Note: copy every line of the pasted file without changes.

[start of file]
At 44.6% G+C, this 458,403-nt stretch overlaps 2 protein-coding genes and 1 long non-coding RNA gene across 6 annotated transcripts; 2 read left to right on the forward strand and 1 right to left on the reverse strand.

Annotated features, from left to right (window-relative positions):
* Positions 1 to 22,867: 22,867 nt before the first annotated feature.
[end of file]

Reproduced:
At 44.6% G+C, this 458,403-nt stretch overlaps 2 protein-coding genes and 1 long non-coding RNA gene across 6 annotated transcripts; 2 read left to right on the forward strand and 1 right to left on the reverse strand.

Annotated features, from left to right (window-relative positions):
* Positions 1 to 22,867: 22,867 nt before the first annotated feature.